AN INDEPENDENT report into regional telecommunications has put forward ten key recommendations aimed at improving access and protecting consumers in regional, rural and remote Australia.
Conducted every three years, the authors of the Regional Telecommunications Review called for increased quality of access to both broadband internet services and mobile telephony in regional, rural and remote areas to drive economic and social improvements.
The report identified tourism and agricultural, major drivers for regional economic prosperity, were currently suffering from a lack of transparency regarding future access to services and the quality they could expect.
“NBN Co can be part of providing these alternate solutions but there needs to be some important changes in approach,” the report said.
“There is currently little information available about the company’s intended approach to future network upgrades in regional areas.”
The report also recommended the Government commit to a large scale, multi-year investment aimed at improving broadband and mobile services in areas served predominantly by the Sky Muster satellite service.
“The committee is strongly of the view that there are compelling factors for significant additional capital investment in telecommunications infrastructure to maximise the economic opportunities and economy-wide benefits that are available for the people in regional, rural and remote Australia,” the report said.
The authors strongly recommended the continuation of the universal service guarantee, protecting fixed line services along with further investment mobile phone service infrastructure, increased data availability through the Sky Muster satellite service and support to drive digital literacy across regional, rural and remote communities.
Minister for Regional Services, Senator Bridget McKenzie, welcomed the findings and said the Liberal National Government would the recommendations very seriously.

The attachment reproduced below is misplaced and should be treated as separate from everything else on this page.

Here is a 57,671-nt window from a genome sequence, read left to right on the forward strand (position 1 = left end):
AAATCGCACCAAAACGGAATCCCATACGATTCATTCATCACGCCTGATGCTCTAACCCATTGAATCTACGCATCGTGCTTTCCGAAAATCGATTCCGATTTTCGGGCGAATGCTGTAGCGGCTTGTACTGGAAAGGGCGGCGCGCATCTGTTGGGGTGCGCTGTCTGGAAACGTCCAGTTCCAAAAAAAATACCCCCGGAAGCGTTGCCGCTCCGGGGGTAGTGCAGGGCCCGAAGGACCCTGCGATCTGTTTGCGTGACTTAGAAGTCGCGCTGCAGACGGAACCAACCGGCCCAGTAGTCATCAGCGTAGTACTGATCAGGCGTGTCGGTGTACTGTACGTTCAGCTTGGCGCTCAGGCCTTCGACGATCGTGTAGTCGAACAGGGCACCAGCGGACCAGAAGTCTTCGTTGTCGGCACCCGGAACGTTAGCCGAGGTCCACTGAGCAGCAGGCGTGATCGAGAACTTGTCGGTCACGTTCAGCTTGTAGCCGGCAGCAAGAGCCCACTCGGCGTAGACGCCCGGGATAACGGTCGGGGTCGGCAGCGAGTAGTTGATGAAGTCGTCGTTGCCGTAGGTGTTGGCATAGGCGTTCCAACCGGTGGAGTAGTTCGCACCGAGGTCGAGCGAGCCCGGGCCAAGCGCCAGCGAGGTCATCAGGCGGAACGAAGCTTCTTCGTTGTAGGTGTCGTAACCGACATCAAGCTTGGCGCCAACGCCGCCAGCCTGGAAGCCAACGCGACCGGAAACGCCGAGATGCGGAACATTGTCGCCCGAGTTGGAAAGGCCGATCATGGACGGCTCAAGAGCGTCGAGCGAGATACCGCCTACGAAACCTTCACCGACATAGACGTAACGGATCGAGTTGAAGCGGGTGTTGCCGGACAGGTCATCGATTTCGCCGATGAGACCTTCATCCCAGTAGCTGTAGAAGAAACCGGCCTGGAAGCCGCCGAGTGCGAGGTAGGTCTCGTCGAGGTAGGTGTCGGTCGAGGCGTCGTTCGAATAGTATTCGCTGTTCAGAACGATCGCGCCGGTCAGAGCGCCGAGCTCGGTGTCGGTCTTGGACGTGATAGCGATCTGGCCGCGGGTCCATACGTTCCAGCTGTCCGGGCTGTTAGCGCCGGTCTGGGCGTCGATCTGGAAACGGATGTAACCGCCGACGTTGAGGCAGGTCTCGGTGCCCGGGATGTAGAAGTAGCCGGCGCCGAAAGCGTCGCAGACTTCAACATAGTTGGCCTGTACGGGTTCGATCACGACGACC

“This Liberal and Nationals Government has a proven track-record of investing in and delivering regional telecommunications,” she said.
“Our highly successful $220 million Mobile Black Spot Program is expanding mobile coverage across Australia and is already making a real difference.
“The regional rollout of the National Broadband Network (NBN) is almost complete and NBN Co recently announced plans to boost data for rural and regional Australians on the Sky Muster satellite service.”
Labor spokesperson for regional communications, Stephen Jones MP also welcomed the report, however said the report signalled more work was required to ensure regional telecommunications were fit for purpose.
Mr Jones said Labour specifically welcomed the recommendation to take a stronger place-based approach to regional upgrades, as well as the recommendation to target indigenous digital inclusion.
“At the moment, the poorest people in Australia are paying the most for their data and phone services,” he said.
“This is an issue of social equity and economic participation that should be addressed as a priority.”
Minister McKenzie said the review was the most consultative of its type ever held, with 22 public sessions across the country and more than 380 submissions received from a range of individuals and organisations.
“I thank the Committee for their comprehensive report and for everyone who participated in the review.”
Minister McKenzie said the Government will respond to the Committee’s recommendations in early 2019.
The final report is available at: www.communications.gov.au/regional-telecommunications-review
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